[thelist] searching and JSON

Nadeem Hosenbokus nadeem at nadeemh.com
Fri Sep 21 11:31:59 CDT 2012

Hi Bob,

May I suggest an alternative table design to accommodate your JSON exports:

ID - primary key for this table
FK - this would be the primary key from the table with the JSON string
Fieldtype - this describes the content of the next column
Data - this is the actual data

So if you wanted DOB and DOD in there you table would look like this:

| id | sourceid | fieldtype | data                | notes |
| 1  | 123      | dob       | 1977-06-25 00:00:00 |       |
| 2  | 456      | dob       | 1988-08-30 00:00:00 |       |

So you now have the date of birth of two different people there. Then if you
now wanted to track another JSON parameter, instead of changing your table
structure you just use a different 'fieldtype'. I actually learnt this from
looking at Drupal's database ;-)

Nadeem Hosenbokus
(230) 766 9169

-----Original Message-----
From: thelist-bounces at lists.evolt.org
[mailto:thelist-bounces at lists.evolt.org] On Behalf Of Bob Meetin
Sent: 21 September 2012 19:11
To: thelist at lists.evolt.org
Subject: Re: [thelist] searching and JSON

On 09/21/2012 06:15 AM, Sarah Adams wrote:
>> Now I can use my framework for pretty much anything so I stick with it
because it does the job and I know every single line of code making it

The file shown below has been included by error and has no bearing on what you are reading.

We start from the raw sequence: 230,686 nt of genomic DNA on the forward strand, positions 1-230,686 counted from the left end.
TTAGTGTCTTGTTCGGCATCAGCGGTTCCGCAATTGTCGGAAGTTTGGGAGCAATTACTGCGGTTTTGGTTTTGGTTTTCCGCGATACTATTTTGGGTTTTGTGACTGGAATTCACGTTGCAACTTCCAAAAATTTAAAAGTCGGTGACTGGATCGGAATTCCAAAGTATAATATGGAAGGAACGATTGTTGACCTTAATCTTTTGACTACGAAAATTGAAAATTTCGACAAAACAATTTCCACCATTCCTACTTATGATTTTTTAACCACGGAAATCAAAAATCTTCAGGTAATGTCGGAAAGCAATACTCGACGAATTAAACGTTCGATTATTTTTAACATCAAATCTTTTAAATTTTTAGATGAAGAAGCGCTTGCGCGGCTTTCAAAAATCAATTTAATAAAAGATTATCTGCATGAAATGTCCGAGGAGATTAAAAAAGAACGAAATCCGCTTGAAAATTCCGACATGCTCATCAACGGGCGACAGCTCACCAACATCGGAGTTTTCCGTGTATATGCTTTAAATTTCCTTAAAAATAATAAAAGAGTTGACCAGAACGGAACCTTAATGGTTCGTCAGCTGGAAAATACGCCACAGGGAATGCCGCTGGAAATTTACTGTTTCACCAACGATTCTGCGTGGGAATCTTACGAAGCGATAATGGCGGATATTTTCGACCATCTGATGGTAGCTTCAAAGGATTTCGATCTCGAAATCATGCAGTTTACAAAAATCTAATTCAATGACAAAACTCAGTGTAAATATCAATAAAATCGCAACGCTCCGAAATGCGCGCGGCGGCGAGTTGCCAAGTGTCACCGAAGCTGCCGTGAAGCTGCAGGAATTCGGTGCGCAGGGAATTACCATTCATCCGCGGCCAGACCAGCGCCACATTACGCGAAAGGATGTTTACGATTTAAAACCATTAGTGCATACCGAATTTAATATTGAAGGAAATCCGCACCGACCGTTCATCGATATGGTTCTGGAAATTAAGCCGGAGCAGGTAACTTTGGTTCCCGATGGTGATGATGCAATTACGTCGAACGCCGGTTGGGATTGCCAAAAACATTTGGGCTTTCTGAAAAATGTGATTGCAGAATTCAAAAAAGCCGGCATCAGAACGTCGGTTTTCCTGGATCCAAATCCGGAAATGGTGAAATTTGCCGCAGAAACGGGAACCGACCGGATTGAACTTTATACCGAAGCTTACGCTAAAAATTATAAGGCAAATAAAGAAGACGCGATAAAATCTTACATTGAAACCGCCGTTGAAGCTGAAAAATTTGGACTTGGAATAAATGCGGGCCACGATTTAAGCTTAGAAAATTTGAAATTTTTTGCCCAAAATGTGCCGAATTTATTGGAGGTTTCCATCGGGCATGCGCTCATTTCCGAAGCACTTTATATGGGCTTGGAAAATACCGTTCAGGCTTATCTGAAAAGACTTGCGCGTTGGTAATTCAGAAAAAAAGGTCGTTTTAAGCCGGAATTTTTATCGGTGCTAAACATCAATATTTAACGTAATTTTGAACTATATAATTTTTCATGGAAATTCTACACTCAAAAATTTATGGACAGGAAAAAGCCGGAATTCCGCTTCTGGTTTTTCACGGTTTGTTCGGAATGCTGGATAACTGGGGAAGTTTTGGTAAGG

easier to maintain and expand.
> I think this is the crux of the matter. If you were a Drupal expert
> you'd probably find it just as easy to add new features to a Drupal
> site, or maybe even easier since there is a ton of already-built stuff
> out there, so there's no need to reinvent the wheel. So what happens
> if you end up passing of the development/maintenance of a project to
> someone else? Would they find it easy to navigate your framework?
> Sarah
With Joomla, probably Drupal and Wordpress there are thousands of folks out
there already familiar with the framework, enough so to be able to take over
common projects. With very very simple web sites you don't need developer
skills to be able to handle administration. You do need to know how to read,
use google, and find the CMS' extensions directory where you can find
forums, shopping carts, calendars and elsewhere, themes and other
off-the-wall stuff.

Commonly with low-cost licensed extensions you get some level of support and
can rely on the developers for upgrades, new features. If you are developer
you learn the system and figure out how to implement custom code to fill in

You lose some freedom but gain in these other areas. What it really comes
down to is finding the system that meets your business needs.

BTW, regarding the subject line of this thread, I followed Renoir's
suggestion with adding some additional fields extracting the date out of
JSON formatted data to make searching easier. As it turned out we not only
needed to search/match but also to do some searches on date range so I
grabbed things like birthdate and set up a new table with birthdate as a
separate field.  To keep the table updated I have a script that will add a
new entry as necessary or update an existing entry.  The table is easily
extended. I'm sure there will be other JSON formatted fields that will find
a home here too.

mysql> select * from akxzm_k2_extra_fields_extended;
| id   | dob        | dod        | note    |
|   10 | 1887-01-01 | 1938-01-01 | NULL    |
|    5 | 1490-03-21 | 1983-01-01 | NULL    |
2 rows in set (0.02 sec)


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